A Maguindanao kutiyapi bearing okir motifs.

The kutiyapi, or kudyapi, is a Philippine two-stringed, fretted boat-lute. It is four to six feet long with nine frets made of hardened beeswax. The instrument is carved out of solid soft wood such as that from the jackfruit tree.

Common to all kudyapi instruments, a constant drone is played with one string while the other, an octave above the drone, plays the melody with a kabit or rattan pluck (commonly made from plastic nowadays). This feature, which is also common to other related Southeast Asian "boat lutes", also known as "crocodile lutes", are native to the region.

It is the only stringed instrument among the Palawano people, and one of several among other groups such as the Maranao and Manobo.[citation needed]

Regional names

In various Philippine languages, the instrument is also called: kutyapi, kutiapi (Maguindanaon), kotyapi (Maranao), kotapi (Subanon), fegereng (Tiruray), faglong, fuglung (B'laan),[1] kudyapi (Bukidnon and Tagbanwa), hegelong (T’boli), kuglong, kadlong, kudlong or kudlung (Manobo, Mansaka, Mandaya, Bagobo and Central Mindanao),[2][3][4] and kusyapi (Palawan).[5]

In Palawan

For the Palawano, it is possible to arrange the beeswax frets into different patterns resulting in two different scales for the instrument. These are the binalig, a higher pitched scale similar to the pelog and accompanying style used to imitate that of the kulintang, and the dinaladay, a lower pentatonic scale used for teaching pieces of an abstract nature.

In dinaladay, several tiers of difficulty revolve around main compositions: Patentek, Patundug, Banutun and Minudel; Patentek being the most straightforward, Minudel being the most-challenging.

Binalig scale pieces include several archaic compositions now not played on the kulintang, and of these pieces Malapankuno (cock crowing) and Mapalendad are included.

Any piece with a kinukulintangan affixed to its name is one that imitates the style of the kulintang instrument, of which the Sinulog a kinukulintangan; a piece that embellishes the main melody of the kulintang's Sinulog a kangungudan, is the most popular.

The Kutiyapi may or may not be accompanied by one of several types of flutes; the palendag, suling, insi or tumpong. Singing is usually reserved for courtship purposes.

Among the Bangsamoro peoples


Among the Maranao, pieces played by using bagu and andung scales (equivalents of the binalig and dinaladay scales used by the Maguindanao), and in contrast to Maguindanao pieces, the kutiyapi is also used as an accompanying instrument to bayoka or epic chants. Examples of older andung pieces include Kangganatan and Mamayog Akun.

The Kudyapi (kotyapi) has also been as one of the instruments in several older light ensembles, including that of the kasayao-sa-singkil/kasingkil ensemble, the original musical accompaniment to the singkil dance (now rarely used in favour of conventional kulintang ensembles). This ensemble pairs the kotyapi with a jaw harp (kubing), suling, a pair of small double-headed drums known as gandangan (a drum now rarely used among the Maranao in favor of the single-headed dadabuan) and a single kulintang, in accompaniment to the bamboo poles used in the dance.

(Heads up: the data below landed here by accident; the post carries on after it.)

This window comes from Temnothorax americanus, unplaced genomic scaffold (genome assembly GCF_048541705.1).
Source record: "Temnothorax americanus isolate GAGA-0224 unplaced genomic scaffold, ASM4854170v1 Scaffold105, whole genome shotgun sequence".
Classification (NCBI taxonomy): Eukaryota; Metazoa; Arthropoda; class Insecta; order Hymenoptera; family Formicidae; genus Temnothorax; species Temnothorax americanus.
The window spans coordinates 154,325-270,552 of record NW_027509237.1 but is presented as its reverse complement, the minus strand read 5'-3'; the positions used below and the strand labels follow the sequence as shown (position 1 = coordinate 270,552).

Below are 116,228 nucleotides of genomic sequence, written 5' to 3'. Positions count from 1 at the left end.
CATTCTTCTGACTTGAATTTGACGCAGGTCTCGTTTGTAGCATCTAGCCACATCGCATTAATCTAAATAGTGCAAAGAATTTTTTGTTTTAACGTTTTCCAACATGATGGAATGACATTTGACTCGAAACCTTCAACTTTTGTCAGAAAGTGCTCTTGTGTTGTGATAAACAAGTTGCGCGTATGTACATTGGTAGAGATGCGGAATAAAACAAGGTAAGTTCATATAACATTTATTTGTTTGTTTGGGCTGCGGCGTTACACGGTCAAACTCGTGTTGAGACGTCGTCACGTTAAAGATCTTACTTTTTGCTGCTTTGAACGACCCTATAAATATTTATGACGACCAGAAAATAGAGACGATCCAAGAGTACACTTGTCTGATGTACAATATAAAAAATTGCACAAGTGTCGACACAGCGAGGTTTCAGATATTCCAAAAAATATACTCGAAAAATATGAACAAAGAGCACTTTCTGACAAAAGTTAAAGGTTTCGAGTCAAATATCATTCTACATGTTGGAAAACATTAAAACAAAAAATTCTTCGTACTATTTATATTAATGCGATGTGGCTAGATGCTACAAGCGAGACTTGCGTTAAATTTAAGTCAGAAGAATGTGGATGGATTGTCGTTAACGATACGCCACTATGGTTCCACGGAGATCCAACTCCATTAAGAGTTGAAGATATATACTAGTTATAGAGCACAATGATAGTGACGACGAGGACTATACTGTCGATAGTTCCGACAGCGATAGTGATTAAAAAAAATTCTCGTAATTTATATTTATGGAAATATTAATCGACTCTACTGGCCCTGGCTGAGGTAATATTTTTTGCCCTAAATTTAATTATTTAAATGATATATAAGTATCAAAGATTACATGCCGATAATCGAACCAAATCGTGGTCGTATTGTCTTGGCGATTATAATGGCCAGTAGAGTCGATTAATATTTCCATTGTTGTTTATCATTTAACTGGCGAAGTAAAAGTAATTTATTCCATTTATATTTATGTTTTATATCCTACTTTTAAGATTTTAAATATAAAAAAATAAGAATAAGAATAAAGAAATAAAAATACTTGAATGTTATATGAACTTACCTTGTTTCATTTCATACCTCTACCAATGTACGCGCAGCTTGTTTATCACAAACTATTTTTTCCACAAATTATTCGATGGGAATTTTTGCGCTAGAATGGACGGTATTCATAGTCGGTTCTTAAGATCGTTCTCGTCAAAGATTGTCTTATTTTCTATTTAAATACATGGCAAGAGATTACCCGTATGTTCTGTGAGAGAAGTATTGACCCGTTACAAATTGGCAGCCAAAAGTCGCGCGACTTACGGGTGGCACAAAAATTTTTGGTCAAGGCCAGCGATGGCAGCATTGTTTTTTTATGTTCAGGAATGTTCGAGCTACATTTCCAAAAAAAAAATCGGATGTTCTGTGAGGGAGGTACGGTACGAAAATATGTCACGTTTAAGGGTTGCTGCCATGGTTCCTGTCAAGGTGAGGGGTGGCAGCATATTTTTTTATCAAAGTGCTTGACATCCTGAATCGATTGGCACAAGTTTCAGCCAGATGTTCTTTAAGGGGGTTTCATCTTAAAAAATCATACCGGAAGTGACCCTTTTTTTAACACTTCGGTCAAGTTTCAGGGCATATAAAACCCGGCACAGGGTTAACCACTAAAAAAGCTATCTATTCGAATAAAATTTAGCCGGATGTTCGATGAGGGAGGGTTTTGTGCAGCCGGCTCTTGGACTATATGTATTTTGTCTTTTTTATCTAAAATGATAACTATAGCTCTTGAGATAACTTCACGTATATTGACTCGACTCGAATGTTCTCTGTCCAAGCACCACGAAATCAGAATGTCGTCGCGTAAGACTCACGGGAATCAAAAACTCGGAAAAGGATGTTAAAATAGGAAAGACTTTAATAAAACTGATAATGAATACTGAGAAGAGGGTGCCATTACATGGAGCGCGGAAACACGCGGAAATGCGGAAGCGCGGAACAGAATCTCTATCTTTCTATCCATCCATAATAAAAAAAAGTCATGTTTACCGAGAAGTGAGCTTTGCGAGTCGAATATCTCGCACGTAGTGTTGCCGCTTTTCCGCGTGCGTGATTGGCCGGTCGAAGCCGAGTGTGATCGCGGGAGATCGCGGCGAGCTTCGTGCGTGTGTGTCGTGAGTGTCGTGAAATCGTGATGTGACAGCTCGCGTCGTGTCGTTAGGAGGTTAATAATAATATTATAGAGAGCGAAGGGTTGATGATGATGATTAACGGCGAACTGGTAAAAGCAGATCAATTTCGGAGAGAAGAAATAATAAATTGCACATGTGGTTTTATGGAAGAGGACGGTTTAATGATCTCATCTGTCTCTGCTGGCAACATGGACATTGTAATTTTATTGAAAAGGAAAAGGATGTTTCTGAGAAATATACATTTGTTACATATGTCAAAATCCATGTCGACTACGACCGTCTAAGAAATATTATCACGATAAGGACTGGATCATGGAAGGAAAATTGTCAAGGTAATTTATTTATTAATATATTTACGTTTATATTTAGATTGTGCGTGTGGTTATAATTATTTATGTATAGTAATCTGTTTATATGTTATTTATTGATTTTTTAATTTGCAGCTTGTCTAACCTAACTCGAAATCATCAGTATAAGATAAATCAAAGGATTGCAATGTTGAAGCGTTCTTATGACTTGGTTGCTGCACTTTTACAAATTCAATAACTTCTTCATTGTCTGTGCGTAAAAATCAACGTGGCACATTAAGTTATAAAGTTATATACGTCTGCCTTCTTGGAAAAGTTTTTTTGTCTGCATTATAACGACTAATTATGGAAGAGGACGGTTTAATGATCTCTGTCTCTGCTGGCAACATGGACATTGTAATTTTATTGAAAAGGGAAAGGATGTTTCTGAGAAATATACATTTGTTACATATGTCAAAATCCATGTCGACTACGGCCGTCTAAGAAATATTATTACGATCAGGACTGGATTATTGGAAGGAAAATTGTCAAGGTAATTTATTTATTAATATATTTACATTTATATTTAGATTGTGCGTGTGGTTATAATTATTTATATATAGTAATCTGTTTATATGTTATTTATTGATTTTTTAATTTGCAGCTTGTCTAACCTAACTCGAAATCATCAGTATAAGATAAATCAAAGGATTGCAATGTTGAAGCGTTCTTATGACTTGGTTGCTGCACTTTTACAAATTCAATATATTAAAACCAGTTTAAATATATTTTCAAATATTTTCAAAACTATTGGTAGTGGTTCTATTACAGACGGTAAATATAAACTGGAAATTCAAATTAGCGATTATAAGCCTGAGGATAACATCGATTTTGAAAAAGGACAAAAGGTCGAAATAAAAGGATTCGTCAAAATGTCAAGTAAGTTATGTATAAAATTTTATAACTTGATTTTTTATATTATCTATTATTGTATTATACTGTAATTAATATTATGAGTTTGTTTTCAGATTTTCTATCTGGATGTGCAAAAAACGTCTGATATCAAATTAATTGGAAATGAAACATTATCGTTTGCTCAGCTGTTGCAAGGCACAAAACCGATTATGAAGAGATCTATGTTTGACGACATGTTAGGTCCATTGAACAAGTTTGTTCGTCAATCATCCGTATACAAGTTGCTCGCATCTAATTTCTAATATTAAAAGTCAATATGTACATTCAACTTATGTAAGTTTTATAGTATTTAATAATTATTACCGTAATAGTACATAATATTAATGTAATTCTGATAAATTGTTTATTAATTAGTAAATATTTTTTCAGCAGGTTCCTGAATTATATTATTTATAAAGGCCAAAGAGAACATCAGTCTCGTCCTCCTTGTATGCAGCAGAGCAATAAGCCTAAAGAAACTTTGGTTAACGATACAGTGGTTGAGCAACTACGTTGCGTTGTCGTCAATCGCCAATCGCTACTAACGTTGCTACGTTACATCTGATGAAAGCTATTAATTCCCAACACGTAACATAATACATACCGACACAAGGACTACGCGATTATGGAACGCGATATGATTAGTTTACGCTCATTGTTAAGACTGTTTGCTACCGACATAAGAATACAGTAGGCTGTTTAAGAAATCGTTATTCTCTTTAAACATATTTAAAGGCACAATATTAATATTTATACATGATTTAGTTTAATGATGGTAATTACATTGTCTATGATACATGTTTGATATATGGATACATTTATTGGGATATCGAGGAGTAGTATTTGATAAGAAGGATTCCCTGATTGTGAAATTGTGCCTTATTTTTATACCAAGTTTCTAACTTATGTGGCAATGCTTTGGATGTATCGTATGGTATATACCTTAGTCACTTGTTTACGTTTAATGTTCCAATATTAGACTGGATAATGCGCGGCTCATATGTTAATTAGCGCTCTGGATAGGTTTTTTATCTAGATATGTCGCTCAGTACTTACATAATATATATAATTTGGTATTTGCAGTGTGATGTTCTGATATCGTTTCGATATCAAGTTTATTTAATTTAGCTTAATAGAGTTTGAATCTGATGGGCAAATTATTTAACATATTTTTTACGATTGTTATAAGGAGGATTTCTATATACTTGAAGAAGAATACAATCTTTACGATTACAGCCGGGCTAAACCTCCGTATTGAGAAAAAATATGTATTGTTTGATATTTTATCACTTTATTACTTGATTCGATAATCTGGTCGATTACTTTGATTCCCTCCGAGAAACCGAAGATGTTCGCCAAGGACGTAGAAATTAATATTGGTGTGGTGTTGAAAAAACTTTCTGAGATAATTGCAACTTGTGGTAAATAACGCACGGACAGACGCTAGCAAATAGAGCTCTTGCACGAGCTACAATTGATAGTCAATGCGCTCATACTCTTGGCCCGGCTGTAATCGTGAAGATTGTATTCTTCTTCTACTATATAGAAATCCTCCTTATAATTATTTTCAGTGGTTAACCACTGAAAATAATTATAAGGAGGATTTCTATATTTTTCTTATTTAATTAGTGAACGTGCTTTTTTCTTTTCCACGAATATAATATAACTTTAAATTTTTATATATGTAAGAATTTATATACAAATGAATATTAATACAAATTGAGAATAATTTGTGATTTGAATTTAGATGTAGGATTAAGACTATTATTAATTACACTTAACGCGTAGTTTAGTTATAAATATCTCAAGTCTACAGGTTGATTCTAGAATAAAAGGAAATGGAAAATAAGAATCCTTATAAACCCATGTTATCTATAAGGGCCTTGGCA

Another archaic ensemble where the kotyapi was included was the Kapanirong, or courtship ensemble, in which the kotyapi was used with a kubing, small insi flute, a two-stringed bamboo zither serongagandi, and a brass-tray tintik.

Dayunday performances

Among both the Maguindanao and Maranao, a much more recent informal styles are also used. Dayunday is a performed in front of an audience using an improvisational vocal style based on both sangel sa wata (traditional lullaby) and bayok (epic chant sung in a cappella) genres, played in either binalig or dinaladay scales, that is used during weddings, election campaigns, religious celebrations such as Eid or other large gatherings. The dayunday generally sets well known musicians from both genders against each other in verbal jest and competition.

With the advent of globalization, the importance of the kutiyapi has waned as artists have taken up the guitar instead, as it is louder.[6]

Among Lumad groups

Lumad kudyapi (right) during the 2016 Kaamulan Festival of Bukidnon

Among the T'Boli, Manobo and other Lumad groups, the instrument (known as hegelung, kudyapi or fedlung) is tuned to a major pentatonic scale. Among groups like the Bagobo, the kutiyapi (kudlung) is also used as a bowed instrument and is generally played to accompany improvised songs.

A characteristic difference between Mindanaon Moro kutiyapi and the non-Islamized Lumad equivalents is the style and set up of vocal accompaniment. Among the Lumad groups, the kudyapi player and vocalist are separate performers, and vocalists use a free-flowing method of singing on top of the rhythm of the instrument, whereas among the Maguindanao and Maranao, there are set rhythms are phrases connected with the melody of the kutiyapi, with the player doubling as the vocalist (bayoka), if need be.

In the Visayas